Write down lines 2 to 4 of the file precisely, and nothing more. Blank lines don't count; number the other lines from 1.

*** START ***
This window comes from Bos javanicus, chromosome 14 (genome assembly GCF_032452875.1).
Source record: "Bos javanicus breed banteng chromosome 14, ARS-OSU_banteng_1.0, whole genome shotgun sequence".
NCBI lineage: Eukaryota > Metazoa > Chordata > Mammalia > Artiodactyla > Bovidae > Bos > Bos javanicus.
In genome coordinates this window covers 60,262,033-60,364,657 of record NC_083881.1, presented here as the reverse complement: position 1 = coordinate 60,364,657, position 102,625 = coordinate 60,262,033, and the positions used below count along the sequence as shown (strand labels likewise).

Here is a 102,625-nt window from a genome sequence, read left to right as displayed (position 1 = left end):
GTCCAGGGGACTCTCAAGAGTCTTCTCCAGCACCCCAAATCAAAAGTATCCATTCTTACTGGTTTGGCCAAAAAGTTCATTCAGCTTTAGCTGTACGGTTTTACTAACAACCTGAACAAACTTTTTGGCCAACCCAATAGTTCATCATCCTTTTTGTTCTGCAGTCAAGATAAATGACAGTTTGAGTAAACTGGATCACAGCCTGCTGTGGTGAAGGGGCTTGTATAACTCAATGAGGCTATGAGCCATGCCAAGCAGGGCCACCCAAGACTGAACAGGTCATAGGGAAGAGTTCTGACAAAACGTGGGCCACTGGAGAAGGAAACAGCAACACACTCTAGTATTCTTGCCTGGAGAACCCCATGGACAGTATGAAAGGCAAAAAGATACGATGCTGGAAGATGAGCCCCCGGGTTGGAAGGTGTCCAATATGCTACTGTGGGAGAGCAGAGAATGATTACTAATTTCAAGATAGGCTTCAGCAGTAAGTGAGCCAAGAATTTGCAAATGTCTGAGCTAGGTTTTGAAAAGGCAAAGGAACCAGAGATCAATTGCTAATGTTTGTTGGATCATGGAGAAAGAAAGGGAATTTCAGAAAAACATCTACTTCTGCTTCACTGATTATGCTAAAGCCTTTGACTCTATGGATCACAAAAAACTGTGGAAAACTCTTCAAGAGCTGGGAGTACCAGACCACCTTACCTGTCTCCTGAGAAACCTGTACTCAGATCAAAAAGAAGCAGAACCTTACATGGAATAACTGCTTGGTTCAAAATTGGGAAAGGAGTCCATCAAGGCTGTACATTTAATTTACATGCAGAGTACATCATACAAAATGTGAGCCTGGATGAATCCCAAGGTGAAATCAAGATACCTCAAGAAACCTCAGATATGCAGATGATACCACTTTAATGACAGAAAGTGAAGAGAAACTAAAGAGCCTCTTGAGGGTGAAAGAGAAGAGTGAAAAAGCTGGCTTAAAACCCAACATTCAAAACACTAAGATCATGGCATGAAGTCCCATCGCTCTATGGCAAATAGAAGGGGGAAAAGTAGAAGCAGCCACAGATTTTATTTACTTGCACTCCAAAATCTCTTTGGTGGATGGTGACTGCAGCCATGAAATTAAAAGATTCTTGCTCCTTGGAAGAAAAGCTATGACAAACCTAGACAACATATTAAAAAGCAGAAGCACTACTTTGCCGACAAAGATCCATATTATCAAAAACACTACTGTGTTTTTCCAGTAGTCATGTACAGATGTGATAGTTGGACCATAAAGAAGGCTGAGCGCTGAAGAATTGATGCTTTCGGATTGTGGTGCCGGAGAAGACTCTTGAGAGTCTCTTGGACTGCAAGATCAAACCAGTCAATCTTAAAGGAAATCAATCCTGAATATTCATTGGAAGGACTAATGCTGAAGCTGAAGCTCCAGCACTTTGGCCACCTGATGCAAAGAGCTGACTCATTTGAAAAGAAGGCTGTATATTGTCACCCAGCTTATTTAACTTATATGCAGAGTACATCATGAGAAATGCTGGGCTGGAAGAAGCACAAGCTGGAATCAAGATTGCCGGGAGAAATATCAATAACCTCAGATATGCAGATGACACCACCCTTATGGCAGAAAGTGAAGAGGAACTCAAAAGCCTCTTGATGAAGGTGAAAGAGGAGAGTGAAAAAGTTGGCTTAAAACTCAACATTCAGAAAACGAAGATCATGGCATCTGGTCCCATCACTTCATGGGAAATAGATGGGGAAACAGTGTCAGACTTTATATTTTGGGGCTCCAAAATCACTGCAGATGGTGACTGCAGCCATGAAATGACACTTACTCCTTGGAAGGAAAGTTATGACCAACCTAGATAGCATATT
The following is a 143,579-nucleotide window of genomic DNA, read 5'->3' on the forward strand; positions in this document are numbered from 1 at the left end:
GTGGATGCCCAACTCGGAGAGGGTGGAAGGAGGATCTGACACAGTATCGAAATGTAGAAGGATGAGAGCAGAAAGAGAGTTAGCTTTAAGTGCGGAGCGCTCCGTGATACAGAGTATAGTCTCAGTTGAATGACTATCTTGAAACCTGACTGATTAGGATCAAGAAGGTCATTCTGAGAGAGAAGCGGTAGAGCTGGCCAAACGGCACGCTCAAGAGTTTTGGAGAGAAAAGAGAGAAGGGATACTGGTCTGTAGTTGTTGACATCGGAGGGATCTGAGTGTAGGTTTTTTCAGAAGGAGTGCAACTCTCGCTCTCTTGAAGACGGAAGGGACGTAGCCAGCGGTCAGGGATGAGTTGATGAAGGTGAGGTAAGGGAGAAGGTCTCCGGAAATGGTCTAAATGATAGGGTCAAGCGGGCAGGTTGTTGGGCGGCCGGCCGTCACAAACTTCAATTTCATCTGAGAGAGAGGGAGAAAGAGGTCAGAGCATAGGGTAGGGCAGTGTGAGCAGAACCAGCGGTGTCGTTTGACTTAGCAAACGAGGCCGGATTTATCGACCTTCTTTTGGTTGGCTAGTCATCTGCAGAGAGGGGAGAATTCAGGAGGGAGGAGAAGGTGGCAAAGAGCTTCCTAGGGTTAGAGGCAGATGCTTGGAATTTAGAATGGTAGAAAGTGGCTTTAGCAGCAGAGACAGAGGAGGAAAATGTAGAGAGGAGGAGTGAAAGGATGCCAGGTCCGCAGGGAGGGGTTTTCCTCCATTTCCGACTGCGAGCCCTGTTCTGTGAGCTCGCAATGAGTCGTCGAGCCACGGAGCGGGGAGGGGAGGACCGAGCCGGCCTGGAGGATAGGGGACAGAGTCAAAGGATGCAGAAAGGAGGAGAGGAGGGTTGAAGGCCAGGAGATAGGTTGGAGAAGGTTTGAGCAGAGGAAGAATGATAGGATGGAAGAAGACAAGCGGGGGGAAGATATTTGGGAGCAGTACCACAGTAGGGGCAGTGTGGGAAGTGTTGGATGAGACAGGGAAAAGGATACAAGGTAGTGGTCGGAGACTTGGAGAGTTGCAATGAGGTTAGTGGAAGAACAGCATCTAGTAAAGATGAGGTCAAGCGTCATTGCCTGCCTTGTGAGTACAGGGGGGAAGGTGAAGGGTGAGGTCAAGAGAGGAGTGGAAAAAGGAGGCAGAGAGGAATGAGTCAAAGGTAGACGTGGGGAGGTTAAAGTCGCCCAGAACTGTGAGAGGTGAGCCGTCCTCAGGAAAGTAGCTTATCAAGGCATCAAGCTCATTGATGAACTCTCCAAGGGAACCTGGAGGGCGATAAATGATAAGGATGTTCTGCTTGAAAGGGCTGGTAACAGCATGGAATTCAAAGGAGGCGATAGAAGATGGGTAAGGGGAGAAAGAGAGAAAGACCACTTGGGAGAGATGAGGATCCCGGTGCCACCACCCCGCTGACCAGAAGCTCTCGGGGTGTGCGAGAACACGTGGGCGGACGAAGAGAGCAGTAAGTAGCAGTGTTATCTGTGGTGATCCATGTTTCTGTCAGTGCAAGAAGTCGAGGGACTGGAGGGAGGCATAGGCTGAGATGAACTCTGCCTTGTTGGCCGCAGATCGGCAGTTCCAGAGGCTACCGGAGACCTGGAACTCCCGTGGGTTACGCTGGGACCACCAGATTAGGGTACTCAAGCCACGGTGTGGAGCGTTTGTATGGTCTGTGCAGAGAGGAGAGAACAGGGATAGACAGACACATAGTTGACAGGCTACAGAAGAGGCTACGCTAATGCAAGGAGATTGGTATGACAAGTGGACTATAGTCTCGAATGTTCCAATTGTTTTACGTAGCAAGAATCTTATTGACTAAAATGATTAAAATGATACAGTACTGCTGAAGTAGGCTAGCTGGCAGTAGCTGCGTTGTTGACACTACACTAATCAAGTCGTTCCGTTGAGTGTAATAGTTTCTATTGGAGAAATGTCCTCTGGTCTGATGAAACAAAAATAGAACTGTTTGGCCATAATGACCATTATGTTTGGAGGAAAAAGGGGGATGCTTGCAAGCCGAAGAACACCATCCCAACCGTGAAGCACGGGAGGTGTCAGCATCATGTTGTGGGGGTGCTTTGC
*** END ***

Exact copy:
Source record: "Bos javanicus breed banteng chromosome 14, ARS-OSU_banteng_1.0, whole genome shotgun sequence".
NCBI lineage: Eukaryota > Metazoa > Chordata > Mammalia > Artiodactyla > Bovidae > Bos > Bos javanicus.
In genome coordinates this window covers 60,262,033-60,364,657 of record NC_083881.1, presented here as the reverse complement: position 1 = coordinate 60,364,657, position 102,625 = coordinate 60,262,033, and the positions used below count along the sequence as shown (strand labels likewise).